Not to mention "begging the question". ;) Touche :)I confess I don't understand the issue with that one - it seems to me the meaning has actually changed over time - but I understand some people feel otherwise. :)
"to be honest with you.""to tell you the truth.""I'll be honest with you."You mean you lie all the time, but this time you are having a rare moment of telling the truth?I think people use this crutch when they are about to say something unpleasant, but it is still a dumb expression which always gets me.
I think people use this crutch when they are about to say something unpleasantYes. (I do it sometimes, and it is stupid!) Another one is "I'm sorry" said in a certain way before saying something that might be offensive or outrageous. "I'm sorry, that is just going too far, next thing you know they'll outlaw Christmas trees..."
I'm sorry, that is just going too far, next thing you know they'll outlaw Christmas treesIn that sentence, it's not just the "I'm sorry" line that gets me. It's also the "next thing you know."
I confess I don't understand the issue with that one - it seems to me the meaning has actually changed over time - but I understand some people feel otherwise. :)Well, exactly. The term has lost it's original meaning over time due to misuse. And it's not like the misuse saves you any syllables or anything, since "prompting the question" is no more difficult to say.It won't be too long before we have people insisting that "literally" has just "changed meaning over time" to mean "very". :)
It won't be too long before we have people insisting that "literally" has just "changed meaning over time" to mean "very". :) Right. I certainly see what you're saying. I avoid the issue by never using the expression in any form. :)
Virtually.Just like literally, people use this just to use it.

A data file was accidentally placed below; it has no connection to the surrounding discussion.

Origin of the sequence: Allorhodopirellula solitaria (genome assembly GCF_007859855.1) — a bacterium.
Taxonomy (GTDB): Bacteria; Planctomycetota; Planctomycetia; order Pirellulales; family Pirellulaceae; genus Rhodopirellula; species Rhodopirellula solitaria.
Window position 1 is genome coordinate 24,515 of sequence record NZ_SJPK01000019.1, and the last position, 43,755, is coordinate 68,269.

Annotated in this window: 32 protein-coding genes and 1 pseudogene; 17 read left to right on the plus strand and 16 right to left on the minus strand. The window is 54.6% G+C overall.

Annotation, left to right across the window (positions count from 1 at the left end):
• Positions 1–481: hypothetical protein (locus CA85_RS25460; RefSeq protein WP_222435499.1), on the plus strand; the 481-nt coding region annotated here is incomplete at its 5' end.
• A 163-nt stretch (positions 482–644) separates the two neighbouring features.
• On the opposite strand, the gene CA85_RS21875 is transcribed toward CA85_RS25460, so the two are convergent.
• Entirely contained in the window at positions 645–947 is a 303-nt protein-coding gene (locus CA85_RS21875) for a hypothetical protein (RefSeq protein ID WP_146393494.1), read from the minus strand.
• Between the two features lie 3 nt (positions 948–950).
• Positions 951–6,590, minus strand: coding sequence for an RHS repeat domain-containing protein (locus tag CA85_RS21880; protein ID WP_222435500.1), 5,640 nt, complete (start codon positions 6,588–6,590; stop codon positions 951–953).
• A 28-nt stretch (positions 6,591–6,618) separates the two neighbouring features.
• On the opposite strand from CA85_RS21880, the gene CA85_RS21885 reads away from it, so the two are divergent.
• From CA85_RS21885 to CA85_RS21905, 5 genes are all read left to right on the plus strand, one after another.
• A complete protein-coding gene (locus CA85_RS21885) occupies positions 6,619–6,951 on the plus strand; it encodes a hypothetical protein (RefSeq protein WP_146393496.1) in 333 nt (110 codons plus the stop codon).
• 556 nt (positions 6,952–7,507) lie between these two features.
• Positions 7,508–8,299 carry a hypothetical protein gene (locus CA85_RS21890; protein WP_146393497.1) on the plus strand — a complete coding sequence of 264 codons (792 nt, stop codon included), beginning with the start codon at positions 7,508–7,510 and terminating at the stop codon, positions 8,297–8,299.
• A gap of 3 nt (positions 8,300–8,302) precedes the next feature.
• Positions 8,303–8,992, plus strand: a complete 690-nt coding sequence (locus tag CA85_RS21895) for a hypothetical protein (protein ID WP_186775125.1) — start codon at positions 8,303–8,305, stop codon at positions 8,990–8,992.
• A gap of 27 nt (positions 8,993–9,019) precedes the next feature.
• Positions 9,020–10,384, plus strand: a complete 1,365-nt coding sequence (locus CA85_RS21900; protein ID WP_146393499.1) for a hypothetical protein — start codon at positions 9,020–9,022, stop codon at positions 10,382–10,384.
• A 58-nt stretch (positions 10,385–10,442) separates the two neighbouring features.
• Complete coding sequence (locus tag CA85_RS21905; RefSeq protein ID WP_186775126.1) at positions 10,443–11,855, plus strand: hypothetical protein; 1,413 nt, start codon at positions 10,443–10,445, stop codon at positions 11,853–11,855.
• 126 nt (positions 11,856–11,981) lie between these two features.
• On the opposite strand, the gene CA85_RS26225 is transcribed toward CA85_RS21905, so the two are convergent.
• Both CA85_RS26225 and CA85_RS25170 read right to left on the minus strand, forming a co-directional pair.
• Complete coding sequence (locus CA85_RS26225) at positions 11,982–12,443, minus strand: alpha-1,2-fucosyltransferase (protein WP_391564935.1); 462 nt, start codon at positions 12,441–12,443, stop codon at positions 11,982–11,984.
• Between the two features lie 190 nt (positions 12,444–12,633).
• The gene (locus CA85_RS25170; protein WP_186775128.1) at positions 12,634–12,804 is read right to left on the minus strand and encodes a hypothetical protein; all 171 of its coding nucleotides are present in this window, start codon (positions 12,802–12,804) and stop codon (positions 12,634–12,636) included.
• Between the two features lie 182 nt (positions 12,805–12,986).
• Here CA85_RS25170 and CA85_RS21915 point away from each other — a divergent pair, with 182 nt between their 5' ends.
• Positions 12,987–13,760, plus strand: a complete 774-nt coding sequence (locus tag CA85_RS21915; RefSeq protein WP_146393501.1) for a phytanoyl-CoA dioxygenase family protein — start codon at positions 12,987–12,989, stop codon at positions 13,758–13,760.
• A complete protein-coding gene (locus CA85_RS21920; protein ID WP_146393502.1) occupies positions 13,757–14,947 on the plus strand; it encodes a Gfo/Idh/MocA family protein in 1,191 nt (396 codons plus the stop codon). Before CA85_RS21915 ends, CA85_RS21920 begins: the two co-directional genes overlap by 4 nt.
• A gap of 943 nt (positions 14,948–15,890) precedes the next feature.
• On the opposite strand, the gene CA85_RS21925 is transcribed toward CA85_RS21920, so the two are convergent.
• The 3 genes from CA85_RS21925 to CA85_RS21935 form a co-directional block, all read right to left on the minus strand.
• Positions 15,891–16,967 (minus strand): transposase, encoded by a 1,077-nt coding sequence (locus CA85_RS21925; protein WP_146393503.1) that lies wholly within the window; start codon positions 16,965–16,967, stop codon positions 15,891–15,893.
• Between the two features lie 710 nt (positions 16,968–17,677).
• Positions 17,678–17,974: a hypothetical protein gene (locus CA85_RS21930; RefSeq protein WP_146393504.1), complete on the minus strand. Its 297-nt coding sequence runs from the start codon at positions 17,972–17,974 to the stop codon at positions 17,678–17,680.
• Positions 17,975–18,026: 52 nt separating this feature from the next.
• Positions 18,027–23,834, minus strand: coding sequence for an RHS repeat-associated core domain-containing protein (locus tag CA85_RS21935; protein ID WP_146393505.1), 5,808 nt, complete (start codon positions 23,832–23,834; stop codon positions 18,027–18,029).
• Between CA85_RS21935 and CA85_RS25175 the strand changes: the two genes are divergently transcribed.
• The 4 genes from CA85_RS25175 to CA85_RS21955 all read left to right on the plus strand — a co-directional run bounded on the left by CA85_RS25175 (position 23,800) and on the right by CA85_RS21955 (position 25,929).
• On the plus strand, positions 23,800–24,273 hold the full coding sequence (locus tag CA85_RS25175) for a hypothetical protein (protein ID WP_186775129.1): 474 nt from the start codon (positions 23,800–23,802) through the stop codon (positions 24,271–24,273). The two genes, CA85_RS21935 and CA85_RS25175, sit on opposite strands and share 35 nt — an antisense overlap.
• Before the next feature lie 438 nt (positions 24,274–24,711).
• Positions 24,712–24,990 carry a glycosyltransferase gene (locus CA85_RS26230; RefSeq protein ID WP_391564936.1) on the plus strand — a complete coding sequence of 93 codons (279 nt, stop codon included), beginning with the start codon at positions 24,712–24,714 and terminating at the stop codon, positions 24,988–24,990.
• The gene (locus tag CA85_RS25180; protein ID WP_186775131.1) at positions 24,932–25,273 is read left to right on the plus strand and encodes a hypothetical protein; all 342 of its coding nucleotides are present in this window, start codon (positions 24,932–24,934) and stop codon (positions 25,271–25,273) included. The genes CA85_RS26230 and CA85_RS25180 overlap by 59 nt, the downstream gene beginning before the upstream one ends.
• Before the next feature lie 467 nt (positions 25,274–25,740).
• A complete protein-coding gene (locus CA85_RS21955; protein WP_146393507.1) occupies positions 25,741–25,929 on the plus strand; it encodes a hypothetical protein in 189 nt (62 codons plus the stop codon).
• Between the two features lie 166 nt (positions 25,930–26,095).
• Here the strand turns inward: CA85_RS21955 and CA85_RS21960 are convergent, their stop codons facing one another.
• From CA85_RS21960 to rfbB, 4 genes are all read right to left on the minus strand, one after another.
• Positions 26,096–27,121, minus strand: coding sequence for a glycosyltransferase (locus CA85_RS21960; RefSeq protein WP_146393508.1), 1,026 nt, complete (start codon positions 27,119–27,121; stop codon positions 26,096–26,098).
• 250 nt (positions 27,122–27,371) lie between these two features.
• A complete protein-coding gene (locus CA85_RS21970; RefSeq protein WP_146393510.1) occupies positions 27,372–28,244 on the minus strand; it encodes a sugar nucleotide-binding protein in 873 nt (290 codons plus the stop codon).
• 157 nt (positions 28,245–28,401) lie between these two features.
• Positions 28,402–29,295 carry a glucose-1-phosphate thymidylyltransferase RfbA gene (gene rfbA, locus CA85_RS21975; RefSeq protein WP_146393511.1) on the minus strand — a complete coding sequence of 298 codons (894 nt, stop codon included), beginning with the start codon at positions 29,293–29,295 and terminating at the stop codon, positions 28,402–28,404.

Practically.How did virtually and practically become synonymous?It's virtually impossible. It's practically impossible.
How did virtually and practically become synonymous?Good question! And you know you can't say "synonymous" without saying "virtually synonymous" !!I remember in my freshman year of college - waaaaay back then - people were beginning to use "basically" all the time, for no reason. I recall, in my 1st week of school, some hipster telling me he was "basically a sophomore". I thought perhaps he had taken some junior classes. No, he was a sophomore on the cutting edge of language hipness.In those days, everything was "excellent," the way now everything is "awesome". Grade inflation.
Yes, I was known for overusing basically. I still catch myself doing that.Perhaps people think they have to have at least one adverb for a sentence to sound complete and intelligent, so those have become generic adverbs to just to throw in.I think when you use "excellent," "awesome," and "totally," you lose your right to be taken seriously. Now "definitely" has joined the ranks. It's sad.
I like saying "eggggscellent" a la Montgomery Burns. I hate how "awesome" is overused, because to really be awed by something is such a powerful experience, something unforgettable, even life-changing. If every little good thing that happens is awesome, how do you even describe anything special anymore?*sigh*
Monty Python had a sketch that referred to the British Well-Basically Club.http://orangecow.org/pythonet/sketches/bullclub.htmIt's just a throwaway joke in the sketch, but it's interesting that the phrase was already being ridiculed in 1970.
Maybe it started over there and worked its way over here. It took longer for phrases to move around in the dark ages before the tubes.